When clay artist Annamaria Gundlach arrives for class, her instruction is part science, part math, part art and all around fun for the elementary students learning the tricks of her trade.
Gundlach, a resident of Blount County, is a professional artist whose work has been displayed here and worldwide. Her latest project was as a teaching artist with the Tennessee Arts Commission Student Ticket Subsidy program. Last week’s lucky learners were students at Mary Blount Elementary School.
What started out as a blob of clay in the hands of the K-5 students became baskets, pins, medallions and face pots. The novice potters’ artwork was fired in Mary Blount’s kiln. Then it was painted and taken home.
Gundlach has been teaching children for more than 25 years. As a roster artist with the TN Arts Commission, she has been able to share her talent with other schools, like Friendsville, Porter, Middlesettlements, Fairview and Prospect elementaries.
Ready and eager
It was Mary Blount’s turn last week and the children were elated. Gundlach first talked to them about forming the clay and how to make symmetrical shapes. Kindergartners in an early afternoon class took their sphere of clay back to their desks, closed their eyes and imagined they were rolling out a meatball. When they opened their eyes, there it was.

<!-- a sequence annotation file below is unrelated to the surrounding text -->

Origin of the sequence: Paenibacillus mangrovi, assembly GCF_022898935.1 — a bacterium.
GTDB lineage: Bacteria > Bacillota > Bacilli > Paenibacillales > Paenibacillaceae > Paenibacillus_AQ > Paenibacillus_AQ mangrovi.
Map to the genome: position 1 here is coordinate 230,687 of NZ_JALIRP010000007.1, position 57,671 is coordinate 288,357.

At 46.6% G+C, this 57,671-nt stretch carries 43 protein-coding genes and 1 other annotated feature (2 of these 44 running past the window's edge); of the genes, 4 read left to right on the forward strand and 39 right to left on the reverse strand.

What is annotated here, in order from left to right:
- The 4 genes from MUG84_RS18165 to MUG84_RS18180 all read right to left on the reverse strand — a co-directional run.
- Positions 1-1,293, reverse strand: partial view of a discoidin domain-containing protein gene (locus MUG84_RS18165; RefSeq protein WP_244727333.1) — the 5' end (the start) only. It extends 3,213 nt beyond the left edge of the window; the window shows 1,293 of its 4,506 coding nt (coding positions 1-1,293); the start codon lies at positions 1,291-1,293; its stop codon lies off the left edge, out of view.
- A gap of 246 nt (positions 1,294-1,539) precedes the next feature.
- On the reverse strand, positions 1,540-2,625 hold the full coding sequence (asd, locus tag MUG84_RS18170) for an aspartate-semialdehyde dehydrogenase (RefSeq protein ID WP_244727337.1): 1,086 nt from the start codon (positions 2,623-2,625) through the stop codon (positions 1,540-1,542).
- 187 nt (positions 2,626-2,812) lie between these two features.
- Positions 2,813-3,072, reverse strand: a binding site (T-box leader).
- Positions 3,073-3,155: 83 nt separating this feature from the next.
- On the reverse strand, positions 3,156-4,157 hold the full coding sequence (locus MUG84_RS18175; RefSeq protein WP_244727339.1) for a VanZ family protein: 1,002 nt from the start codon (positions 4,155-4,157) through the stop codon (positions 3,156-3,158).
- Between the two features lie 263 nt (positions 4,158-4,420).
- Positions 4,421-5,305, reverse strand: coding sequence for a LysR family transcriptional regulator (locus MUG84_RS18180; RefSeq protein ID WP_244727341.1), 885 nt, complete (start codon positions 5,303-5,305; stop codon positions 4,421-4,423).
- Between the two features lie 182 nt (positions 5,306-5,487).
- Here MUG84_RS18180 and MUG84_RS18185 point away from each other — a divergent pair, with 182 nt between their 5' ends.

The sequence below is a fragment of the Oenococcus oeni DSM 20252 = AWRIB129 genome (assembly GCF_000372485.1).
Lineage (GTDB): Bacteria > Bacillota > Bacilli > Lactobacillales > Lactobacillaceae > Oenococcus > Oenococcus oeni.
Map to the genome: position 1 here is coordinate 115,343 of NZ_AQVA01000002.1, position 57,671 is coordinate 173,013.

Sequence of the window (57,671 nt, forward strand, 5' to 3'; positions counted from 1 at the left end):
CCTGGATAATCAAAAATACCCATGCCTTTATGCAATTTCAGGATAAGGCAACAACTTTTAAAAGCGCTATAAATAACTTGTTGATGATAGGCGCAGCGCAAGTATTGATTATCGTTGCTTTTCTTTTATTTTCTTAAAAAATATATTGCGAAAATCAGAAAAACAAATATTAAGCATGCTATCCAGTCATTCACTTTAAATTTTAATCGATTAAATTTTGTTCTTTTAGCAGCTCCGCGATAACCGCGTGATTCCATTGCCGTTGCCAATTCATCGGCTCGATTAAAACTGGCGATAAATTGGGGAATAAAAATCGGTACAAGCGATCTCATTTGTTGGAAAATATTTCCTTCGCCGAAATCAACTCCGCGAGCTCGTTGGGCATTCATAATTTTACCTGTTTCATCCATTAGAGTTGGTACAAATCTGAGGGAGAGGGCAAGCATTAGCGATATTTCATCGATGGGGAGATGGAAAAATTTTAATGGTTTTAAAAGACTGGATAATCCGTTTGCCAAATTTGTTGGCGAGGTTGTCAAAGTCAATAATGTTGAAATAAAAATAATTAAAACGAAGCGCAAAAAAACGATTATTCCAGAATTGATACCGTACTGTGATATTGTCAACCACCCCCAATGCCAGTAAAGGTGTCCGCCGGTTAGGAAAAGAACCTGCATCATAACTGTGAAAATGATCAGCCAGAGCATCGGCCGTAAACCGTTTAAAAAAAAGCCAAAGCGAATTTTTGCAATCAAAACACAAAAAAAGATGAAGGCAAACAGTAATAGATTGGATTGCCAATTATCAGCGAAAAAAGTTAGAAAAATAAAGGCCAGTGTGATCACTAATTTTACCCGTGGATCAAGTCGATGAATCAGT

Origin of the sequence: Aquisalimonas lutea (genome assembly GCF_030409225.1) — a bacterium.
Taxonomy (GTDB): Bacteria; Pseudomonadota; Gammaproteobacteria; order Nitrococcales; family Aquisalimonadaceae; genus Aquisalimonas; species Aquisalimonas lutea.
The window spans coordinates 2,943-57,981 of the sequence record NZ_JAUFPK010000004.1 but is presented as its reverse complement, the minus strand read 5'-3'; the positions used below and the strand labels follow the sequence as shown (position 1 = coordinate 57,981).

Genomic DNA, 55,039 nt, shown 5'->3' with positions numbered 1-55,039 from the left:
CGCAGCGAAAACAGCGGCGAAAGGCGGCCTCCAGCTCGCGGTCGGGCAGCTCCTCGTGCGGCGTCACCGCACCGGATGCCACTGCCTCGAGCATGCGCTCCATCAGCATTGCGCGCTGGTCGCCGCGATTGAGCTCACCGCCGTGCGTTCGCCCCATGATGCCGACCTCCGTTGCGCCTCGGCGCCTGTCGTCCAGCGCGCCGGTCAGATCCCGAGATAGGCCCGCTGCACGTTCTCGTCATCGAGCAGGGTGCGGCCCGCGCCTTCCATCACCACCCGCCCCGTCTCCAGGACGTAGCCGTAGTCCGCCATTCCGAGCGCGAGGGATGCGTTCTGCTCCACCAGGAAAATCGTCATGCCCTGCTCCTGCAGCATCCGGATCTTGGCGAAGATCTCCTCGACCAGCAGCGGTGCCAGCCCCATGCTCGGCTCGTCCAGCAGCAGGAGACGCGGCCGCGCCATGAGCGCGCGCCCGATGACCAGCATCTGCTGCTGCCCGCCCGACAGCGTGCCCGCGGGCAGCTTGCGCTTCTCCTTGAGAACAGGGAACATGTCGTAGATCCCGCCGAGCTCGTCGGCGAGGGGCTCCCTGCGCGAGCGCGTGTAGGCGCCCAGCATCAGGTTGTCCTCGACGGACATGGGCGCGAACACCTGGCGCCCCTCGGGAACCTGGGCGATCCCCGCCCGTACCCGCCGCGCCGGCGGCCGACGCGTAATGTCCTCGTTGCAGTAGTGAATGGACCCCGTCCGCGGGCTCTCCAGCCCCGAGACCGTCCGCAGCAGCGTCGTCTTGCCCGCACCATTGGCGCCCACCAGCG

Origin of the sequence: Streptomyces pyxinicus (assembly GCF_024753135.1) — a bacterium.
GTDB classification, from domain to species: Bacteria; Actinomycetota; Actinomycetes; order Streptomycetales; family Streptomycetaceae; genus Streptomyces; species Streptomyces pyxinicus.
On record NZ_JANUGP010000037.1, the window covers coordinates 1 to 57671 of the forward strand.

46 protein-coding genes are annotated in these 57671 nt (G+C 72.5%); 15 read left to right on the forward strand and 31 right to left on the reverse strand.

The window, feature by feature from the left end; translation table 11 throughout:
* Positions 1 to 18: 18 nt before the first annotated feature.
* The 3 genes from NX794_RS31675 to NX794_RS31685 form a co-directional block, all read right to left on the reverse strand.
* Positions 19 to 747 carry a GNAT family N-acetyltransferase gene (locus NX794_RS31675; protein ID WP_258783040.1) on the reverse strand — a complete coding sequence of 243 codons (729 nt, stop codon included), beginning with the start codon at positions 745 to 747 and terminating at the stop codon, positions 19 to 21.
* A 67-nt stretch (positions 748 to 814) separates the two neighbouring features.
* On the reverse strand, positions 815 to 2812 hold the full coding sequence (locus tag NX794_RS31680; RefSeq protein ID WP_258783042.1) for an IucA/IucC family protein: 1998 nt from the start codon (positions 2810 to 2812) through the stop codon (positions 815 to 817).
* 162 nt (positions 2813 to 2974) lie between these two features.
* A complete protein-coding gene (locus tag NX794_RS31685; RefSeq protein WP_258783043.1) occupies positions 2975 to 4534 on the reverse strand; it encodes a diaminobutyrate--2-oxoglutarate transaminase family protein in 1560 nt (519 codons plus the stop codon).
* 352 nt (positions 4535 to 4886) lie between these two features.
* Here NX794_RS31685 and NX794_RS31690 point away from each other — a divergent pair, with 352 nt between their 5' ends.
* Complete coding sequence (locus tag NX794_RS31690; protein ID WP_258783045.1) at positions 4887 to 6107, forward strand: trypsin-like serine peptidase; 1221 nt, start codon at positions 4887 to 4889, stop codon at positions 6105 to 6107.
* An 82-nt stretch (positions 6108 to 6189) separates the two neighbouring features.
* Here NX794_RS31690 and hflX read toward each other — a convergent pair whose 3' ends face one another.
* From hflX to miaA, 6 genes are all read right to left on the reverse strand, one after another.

“It is rustic but it is hands-on,” Gundlach explained before the start of class. “We start out with something small because you really need strength to mold clay. By the time we are done, they have something they can hold in their hands. It is a sense of accomplishment.”
Becoming a clay artist takes some science, engineering and math, Gundlach explained. The students have to know about the properties of clay, how to get the right shapes, the difference between a sphere and a circle, how to make things look precise and how to make their own one-of-a-kind art project. The best part is, they probably don’t even know that’s what they are doing.
Carving it out
The tools Gundlach placed on each table helped the students turn the ball of clay into a flattened medallion. They used small sticks to form eyes, noses and mouths. Some added freckles, curly hair, big smiles and ears. No two were alike. Heather Woods has been the art teacher at Mary Blount for 11 years. She said Gundlach has been coming to her classroom every year. Students can’t wait for the week of her visit.
“She has a way of bringing out their imaginations like nothing else,” Woods said. “This is something they don’t get to do a lot so it is exciting. She makes it fun.”